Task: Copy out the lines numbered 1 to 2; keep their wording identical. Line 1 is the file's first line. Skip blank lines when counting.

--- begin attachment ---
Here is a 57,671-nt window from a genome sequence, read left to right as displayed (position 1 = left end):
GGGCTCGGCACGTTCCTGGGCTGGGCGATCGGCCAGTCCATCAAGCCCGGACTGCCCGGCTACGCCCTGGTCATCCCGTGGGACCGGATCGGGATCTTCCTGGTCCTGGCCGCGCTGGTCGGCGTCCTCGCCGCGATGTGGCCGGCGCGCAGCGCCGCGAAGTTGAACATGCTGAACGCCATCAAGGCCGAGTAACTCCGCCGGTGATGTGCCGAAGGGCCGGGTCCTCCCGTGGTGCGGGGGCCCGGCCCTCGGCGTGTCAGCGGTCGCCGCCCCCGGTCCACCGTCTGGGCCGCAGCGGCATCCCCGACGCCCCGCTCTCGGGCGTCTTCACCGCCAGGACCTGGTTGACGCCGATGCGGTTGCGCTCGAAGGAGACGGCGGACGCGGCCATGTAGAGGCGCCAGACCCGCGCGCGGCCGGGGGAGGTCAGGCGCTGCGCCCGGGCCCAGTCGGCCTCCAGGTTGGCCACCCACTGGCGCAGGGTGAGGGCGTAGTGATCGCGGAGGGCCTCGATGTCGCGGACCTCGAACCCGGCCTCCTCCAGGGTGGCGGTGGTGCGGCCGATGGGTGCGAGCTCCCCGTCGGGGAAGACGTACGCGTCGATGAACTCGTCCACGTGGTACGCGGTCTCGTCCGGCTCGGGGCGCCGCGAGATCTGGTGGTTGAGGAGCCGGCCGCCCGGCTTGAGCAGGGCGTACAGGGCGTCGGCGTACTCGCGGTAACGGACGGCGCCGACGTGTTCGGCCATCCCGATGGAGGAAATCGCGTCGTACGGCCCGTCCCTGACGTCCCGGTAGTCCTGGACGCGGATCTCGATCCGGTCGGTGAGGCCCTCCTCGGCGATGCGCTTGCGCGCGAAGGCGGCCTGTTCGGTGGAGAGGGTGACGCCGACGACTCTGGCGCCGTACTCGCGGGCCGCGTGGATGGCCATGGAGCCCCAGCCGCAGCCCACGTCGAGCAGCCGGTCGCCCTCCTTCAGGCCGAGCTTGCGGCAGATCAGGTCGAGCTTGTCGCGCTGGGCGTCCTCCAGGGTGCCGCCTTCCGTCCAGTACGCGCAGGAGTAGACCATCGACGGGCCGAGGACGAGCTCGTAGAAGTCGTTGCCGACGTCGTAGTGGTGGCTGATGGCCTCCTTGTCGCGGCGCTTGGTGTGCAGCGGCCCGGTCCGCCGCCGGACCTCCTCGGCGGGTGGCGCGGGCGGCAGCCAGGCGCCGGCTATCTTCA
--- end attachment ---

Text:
Here is a 57,671-nt window from a genome sequence, read left to right as displayed (position 1 = left end):
GGGCTCGGCACGTTCCTGGGCTGGGCGATCGGCCAGTCCATCAAGCCCGGACTGCCCGGCTACGCCCTGGTCATCCCGTGGGACCGGATCGGGATCTTCCTGGTCCTGGCCGCGCTGGTCGGCGTCCTCGCCGCGATGTGGCCGGCGCGCAGCGCCGCGAAGTTGAACATGCTGAACGCCATCAAGGCCGAGTAACTCCGCCGGTGATGTGCCGAAGGGCCGGGTCCTCCCGTGGTGCGGGGGCCCGGCCCTCGGCGTGTCAGCGGTCGCCGCCCCCGGTCCACCGTCTGGGCCGCAGCGGCATCCCCGACGCCCCGCTCTCGGGCGTCTTCACCGCCAGGACCTGGTTGACGCCGATGCGGTTGCGCTCGAAGGAGACGGCGGACGCGGCCATGTAGAGGCGCCAGACCCGCGCGCGGCCGGGGGAGGTCAGGCGCTGCGCCCGGGCCCAGTCGGCCTCCAGGTTGGCCACCCACTGGCGCAGGGTGAGGGCGTAGTGATCGCGGAGGGCCTCGATGTCGCGGACCTCGAACCCGGCCTCCTCCAGGGTGGCGGTGGTGCGGCCGATGGGTGCGAGCTCCCCGTCGGGGAAGACGTACGCGTCGATGAACTCGTCCACGTGGTACGCGGTCTCGTCCGGCTCGGGGCGCCGCGAGATCTGGTGGTTGAGGAGCCGGCCGCCCGGCTTGAGCAGGGCGTACAGGGCGTCGGCGTACTCGCGGTAACGGACGGCGCCGACGTGTTCGGCCATCCCGATGGAGGAAATCGCGTCGTACGGCCCGTCCCTGACGTCCCGGTAGTCCTGGACGCGGATCTCGATCCGGTCGGTGAGGCCCTCCTCGGCGATGCGCTTGCGCGCGAAGGCGGCCTGTTCGGTGGAGAGGGTGACGCCGACGACTCTGGCGCCGTACTCGCGGGCCGCGTGGATGGCCATGGAGCCCCAGCCGCAGCCCACGTCGAGCAGCCGGTCGCCCTCCTTCAGGCCGAGCTTGCGGCAGATCAGGTCGAGCTTGTCGCGCTGGGCGTCCTCCAGGGTGCCGCCTTCCGTCCAGTACGCGCAGGAGTAGACCATCGACGGGCCGAGGACGAGCTCGTAGAAGTCGTTGCCGACGTCGTAGTGGTGGCTGATGGCCTCCTTGTCGCGGCGCTTGGTGTGCAGCGGCCCGGTCCGCCGCCGGACCTCCTCGGCGGGTGGCGCGGGCGGCAGCCAGGCGCCGGCTATCTTCA